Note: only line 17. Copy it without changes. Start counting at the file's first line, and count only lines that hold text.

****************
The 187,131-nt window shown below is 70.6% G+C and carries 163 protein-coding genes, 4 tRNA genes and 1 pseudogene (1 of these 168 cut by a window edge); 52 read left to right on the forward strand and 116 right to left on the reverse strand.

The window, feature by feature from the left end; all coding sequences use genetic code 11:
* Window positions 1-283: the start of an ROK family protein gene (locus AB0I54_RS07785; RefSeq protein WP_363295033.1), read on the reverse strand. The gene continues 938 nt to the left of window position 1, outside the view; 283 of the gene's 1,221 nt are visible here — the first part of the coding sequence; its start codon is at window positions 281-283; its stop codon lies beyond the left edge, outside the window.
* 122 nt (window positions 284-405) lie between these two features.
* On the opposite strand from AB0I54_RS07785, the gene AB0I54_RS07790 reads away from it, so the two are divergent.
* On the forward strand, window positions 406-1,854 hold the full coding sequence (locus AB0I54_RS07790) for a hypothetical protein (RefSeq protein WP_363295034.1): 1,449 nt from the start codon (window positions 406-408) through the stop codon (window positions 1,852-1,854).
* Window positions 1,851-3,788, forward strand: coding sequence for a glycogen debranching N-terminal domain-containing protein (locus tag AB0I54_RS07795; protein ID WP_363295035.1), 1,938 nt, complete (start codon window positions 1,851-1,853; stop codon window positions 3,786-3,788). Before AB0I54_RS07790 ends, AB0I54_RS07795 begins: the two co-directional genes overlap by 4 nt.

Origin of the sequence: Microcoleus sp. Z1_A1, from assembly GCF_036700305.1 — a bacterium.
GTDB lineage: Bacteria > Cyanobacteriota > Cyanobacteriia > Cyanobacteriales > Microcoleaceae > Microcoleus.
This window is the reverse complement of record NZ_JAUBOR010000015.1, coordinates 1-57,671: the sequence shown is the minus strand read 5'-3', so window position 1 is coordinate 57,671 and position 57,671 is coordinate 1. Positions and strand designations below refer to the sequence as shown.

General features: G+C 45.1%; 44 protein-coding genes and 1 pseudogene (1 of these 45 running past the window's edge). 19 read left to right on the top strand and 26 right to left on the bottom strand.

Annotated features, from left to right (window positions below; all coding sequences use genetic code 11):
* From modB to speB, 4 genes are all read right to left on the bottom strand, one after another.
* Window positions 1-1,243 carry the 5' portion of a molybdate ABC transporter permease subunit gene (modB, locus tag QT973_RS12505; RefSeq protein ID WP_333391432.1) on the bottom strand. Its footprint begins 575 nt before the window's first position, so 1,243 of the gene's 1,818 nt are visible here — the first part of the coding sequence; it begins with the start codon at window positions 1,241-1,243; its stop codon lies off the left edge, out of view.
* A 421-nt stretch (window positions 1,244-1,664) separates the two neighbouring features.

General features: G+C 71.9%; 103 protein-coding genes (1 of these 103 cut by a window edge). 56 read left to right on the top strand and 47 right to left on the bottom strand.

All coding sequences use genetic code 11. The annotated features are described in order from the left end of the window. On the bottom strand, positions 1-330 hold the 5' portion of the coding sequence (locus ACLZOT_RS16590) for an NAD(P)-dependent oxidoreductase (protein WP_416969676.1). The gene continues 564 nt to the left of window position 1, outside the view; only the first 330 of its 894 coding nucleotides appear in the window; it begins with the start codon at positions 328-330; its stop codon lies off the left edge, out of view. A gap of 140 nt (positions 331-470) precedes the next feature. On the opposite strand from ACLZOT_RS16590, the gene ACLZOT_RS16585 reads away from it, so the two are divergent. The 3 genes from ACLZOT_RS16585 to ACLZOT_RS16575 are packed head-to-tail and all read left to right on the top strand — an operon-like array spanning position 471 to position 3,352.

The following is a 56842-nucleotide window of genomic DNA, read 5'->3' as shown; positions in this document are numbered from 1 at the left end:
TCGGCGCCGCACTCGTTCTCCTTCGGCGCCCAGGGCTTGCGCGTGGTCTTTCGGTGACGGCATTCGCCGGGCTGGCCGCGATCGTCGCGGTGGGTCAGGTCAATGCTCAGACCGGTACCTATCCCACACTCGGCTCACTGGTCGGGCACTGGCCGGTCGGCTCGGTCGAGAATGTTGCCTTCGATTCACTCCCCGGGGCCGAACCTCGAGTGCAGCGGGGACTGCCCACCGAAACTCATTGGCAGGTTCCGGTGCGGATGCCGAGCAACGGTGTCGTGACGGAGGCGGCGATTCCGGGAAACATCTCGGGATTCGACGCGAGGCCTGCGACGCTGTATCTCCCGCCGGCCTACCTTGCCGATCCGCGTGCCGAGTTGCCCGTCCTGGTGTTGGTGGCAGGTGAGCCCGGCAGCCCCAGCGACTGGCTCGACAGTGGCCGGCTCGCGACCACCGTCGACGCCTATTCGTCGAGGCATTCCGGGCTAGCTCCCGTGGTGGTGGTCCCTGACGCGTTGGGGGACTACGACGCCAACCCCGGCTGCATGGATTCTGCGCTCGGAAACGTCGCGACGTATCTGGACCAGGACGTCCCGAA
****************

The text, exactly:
All coding sequences use genetic code 11. The annotated features are described in order from the left end of the window. On the bottom strand, positions 1-330 hold the 5' portion of the coding sequence (locus ACLZOT_RS16590) for an NAD(P)-dependent oxidoreductase (protein WP_416969676.1). The gene continues 564 nt to the left of window position 1, outside the view; only the first 330 of its 894 coding nucleotides appear in the window; it begins with the start codon at positions 328-330; its stop codon lies off the left edge, out of view. A gap of 140 nt (positions 331-470) precedes the next feature. On the opposite strand from ACLZOT_RS16590, the gene ACLZOT_RS16585 reads away from it, so the two are divergent. The 3 genes from ACLZOT_RS16585 to ACLZOT_RS16575 are packed head-to-tail and all read left to right on the top strand — an operon-like array spanning position 471 to position 3,352.